I will demonstrate how rounded values can make a GOF test reject an otherwise normal sample. The following DATA step creates a random sample of size N=5000. The X variable is normally distributed; the R variable is identical to X except values are rounded to the nearest tenth.

data RandBig;
call streaminit(1234);
N = 5000;
do i = 1 to N;
   x = rand("Normal", 4, 2);
   r = round(x, 0.1);        /* same, but round to nearest 0.1 */

There is little difference between the X and R variables. The means and standard deviations are almost the same. The skewness and kurtosis are almost the same. Histograms of the variables look identical. Yet because the sample size is 5000, the GOF tests reject the hypothesis of normality for the R variable at the 95% confidence level. The following call to PROC UNIVARIATE computes the analysis for both X and R:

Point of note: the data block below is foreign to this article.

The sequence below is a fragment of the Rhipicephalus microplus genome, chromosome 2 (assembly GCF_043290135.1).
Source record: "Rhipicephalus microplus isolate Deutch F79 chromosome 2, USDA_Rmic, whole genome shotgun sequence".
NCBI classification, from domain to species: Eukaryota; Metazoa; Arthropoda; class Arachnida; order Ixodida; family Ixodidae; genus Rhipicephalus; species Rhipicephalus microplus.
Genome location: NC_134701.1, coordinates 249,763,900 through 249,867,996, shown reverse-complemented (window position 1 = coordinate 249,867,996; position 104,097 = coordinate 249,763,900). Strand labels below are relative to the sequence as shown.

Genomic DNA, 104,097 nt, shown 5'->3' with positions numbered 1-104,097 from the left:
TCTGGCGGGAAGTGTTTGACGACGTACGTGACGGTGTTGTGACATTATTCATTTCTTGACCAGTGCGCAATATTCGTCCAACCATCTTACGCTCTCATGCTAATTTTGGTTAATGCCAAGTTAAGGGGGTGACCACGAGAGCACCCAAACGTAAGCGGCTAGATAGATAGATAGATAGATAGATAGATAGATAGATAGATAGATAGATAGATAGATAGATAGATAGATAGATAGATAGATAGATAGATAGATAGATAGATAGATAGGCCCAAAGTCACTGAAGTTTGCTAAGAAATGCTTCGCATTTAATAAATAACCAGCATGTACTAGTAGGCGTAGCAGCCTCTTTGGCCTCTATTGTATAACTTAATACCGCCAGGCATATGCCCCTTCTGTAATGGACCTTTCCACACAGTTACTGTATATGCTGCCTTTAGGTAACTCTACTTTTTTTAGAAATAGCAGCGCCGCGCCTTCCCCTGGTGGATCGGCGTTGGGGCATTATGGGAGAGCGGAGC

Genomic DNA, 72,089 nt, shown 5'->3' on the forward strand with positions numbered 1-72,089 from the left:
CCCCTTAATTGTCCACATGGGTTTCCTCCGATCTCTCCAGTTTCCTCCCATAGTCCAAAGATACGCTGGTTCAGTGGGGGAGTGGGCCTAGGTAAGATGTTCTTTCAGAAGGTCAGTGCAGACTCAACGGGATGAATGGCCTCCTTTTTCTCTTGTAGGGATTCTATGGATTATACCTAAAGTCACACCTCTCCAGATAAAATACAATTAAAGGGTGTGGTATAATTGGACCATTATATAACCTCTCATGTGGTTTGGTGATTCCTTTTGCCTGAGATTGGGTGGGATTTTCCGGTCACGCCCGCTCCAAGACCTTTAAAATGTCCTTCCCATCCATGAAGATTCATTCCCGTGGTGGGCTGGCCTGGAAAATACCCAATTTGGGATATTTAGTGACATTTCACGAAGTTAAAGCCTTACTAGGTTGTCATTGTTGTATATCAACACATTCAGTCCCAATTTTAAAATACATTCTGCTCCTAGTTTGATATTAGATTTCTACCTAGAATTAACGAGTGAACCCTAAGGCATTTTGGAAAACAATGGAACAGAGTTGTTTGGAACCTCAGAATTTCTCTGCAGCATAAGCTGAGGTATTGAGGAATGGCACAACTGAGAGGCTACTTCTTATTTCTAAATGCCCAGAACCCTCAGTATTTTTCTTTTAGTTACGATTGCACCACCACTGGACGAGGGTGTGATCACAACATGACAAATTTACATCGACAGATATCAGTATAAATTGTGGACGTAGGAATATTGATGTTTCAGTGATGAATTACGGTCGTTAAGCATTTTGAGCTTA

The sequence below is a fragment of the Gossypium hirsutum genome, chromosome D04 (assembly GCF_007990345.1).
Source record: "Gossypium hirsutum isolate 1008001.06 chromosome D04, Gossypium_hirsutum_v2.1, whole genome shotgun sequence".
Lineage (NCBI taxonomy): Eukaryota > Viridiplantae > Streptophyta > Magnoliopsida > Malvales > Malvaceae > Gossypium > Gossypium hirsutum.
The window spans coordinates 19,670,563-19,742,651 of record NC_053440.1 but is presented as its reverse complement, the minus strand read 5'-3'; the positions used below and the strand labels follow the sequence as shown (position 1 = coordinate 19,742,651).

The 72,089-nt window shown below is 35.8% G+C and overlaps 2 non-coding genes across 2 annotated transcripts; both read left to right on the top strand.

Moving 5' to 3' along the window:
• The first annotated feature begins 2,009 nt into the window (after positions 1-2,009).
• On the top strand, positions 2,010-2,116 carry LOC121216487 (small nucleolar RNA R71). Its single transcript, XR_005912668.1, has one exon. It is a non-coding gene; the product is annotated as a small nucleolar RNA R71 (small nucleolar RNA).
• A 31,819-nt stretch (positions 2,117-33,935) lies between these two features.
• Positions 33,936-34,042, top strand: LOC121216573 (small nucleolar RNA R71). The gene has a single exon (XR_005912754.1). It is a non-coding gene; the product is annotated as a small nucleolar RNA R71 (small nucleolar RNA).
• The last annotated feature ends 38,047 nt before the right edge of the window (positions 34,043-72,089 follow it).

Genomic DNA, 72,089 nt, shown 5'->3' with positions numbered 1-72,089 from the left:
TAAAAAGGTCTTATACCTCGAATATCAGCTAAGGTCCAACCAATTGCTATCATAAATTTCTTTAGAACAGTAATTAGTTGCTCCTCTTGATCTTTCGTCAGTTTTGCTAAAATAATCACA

ods select Moments Histogram TestsForNormality;
proc univariate data=RandBig normal;
var x r;
histogram x r / Normal;

Partial results are shown. The first table is for the variable X. The goodness-of-fit tests fail to reject the null hypothesis, so we correctly accept that the X variable is normally distributed. The second table is for the variable R. The GOF tests reject the hypothesis that R is normally distributed, merely because the values in R are rounded to the nearest 0.1 unit.

Rounded values occur frequently in practice, so you could argue that the variables R and X are not substantially different, yet normality is rejected for one variable but not for the other.

And it is not just rounding that can cause GOF tests to fail. Other small and seemingly innocuous deviations from normality would be similarly detected.

In conclusion, be aware of the cautionary words of Johnson and Wichern. For small samples, goodness-of-fit tests do not reject a sample unless it exhibits "aberrant behaviors." For very large samples, the GOF tests "invariably produce statistically significant lack of fit," regardless of whether the deviations from the target distributions are practically important.